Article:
Sean Lightholder’s Pumpkin Ales: Guest Posts 13 & 14


13th in the series of 2014 pumpkin beer is Anderson Valley’s Fall Hornin’. A take on their boonting slogan “bahl hornin’,” (meaning “good drinking”) this second pumpkin beer from Anderson Valley is far less extreme than their big, bourbon­barrel ale (Pinchy Jeek Barl). Surprisingly dark­hued (21 SRM), this frothy ale has a nice, cushiony head and a spice­forward character. Without much aromatic character to speak of, this may be the most satisfying of the year’s offerings in terms of providing a decent ale with just enough spice and pumpkin to give it a strong “harvest” character without being too far afield from what a decent north­west­style ale flavor profile should deliver on. It comes in cans, and that seems to have served it well to protect it from defects as it pours fresh and crisp, drinkably smooth with definite, but subtle, pumpkin flavors combining with a pleasant amount of hop bitterness edged by clove/cinnamon spice flavors. This would be an excellent beer to serve at a halloween party. Toss the orange, bat-adorned cans into a cooler of ice to show your dedication to seasonal craft brew (while handily dodging any chance of broken glass beer bottles) while you’re helping the kids carve their pumpkins.


Pumpkick from New Belgium Brewing is 14th in the lineup of 2014 pumpkin brews. Aside from the fact that it sounds like a Zumba move, the honey­hued (12 SRM) Pumpkick is a fascinating, drinkable cocktail of a beer. A nutmeg odor greets the nose as you move over the glass and a bright, surprisingly refreshing tart character promotes distinctly pumpkin flavors across your tongue. The source of that tartness? Cranberry juice. Without veering too far off the profile of beer, New Belgium has managed to leverage fruit, squash, and spice in a deft move to achieve something modern brewers often use hops or yeast for to bring out and enhance a beer’s natural malt character. Does it taste like beer? Definitively, yes. But its brightness is almost culinary ­ adding an angle to the beer’s flavor one wouldn’t normally expect from your average pint of suds.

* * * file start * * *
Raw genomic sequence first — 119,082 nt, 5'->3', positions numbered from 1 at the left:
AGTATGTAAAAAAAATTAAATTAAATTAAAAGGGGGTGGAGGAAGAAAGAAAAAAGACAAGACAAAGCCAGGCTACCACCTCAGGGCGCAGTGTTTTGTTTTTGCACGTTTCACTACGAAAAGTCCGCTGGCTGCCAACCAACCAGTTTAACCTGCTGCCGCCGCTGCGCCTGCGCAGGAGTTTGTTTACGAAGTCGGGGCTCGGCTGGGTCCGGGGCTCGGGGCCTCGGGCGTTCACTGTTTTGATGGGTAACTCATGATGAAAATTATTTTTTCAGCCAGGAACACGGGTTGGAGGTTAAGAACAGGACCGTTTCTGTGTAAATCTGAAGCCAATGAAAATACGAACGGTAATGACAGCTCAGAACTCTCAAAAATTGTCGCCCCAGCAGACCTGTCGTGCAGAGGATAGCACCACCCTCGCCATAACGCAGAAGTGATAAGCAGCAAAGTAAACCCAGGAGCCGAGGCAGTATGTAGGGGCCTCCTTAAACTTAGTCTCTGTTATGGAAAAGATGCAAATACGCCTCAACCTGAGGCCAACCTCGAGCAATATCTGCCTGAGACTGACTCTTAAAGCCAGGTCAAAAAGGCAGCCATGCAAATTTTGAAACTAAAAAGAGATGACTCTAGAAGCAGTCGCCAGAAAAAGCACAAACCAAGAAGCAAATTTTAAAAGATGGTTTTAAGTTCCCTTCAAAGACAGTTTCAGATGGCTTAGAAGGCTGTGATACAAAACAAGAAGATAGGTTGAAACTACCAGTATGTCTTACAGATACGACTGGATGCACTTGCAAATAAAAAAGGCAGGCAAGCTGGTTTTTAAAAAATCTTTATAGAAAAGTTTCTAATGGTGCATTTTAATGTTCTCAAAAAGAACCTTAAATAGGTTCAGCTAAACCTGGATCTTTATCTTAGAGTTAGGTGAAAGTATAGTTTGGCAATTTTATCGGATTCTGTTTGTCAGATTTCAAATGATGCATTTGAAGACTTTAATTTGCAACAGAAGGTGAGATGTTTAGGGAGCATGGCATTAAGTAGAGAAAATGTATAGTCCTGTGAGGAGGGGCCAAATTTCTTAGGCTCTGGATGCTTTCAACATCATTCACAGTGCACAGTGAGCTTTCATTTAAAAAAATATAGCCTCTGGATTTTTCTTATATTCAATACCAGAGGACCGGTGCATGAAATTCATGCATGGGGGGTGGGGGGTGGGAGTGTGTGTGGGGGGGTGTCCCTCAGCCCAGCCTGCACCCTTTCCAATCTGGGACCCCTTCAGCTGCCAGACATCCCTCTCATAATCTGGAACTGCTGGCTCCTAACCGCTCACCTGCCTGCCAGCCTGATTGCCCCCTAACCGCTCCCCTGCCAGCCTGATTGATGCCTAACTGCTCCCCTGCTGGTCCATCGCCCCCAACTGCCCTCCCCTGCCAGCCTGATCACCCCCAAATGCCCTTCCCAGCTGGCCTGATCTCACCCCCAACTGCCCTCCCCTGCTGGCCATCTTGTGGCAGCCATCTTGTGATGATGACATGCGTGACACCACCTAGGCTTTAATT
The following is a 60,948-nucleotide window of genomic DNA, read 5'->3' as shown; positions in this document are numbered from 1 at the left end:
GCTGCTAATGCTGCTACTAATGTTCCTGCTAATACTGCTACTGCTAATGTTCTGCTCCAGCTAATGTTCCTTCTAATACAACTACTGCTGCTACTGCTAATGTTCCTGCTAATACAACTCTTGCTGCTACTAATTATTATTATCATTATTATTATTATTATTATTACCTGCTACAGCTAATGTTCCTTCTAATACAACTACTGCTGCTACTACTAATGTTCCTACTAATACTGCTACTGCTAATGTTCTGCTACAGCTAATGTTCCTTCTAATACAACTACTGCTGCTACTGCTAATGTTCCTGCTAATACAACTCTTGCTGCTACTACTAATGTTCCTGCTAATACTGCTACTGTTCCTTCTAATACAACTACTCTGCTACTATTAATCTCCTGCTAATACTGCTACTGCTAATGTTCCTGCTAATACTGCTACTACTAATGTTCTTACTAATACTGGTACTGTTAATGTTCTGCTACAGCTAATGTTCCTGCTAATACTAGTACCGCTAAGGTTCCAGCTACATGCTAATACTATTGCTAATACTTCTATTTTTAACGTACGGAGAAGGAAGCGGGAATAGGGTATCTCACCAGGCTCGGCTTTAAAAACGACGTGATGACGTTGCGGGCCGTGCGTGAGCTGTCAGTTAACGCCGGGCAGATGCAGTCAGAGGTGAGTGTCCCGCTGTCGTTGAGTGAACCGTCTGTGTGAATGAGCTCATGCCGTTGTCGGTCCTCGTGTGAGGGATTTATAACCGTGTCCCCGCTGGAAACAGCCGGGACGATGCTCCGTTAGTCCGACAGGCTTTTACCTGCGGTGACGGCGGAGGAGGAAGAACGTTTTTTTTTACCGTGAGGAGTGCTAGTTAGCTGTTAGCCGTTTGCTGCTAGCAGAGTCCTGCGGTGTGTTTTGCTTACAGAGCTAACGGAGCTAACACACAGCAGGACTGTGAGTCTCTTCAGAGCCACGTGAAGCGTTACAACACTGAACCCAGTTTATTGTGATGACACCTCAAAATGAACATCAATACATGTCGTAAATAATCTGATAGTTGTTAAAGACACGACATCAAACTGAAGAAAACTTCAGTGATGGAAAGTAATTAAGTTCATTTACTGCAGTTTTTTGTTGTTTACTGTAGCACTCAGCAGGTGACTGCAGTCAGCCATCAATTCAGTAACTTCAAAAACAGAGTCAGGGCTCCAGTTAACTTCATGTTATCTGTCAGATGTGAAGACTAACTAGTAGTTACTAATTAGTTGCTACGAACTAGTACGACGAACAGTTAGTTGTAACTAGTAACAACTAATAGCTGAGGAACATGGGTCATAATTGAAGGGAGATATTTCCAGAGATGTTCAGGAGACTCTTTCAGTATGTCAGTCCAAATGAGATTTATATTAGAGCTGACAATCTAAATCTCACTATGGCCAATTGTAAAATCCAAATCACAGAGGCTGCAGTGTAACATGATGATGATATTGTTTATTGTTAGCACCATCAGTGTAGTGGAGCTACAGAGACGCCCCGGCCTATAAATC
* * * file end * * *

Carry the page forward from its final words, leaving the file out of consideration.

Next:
This would be an excellent beer to share with friends who “don’t like beer” to show them what a beer’s palate can sustain without going too far afield from what a beer lover enjoys about barley juice. The tartness and complex flavors at play would make this an excellent drink to pair with fruit, salads, or pudding.


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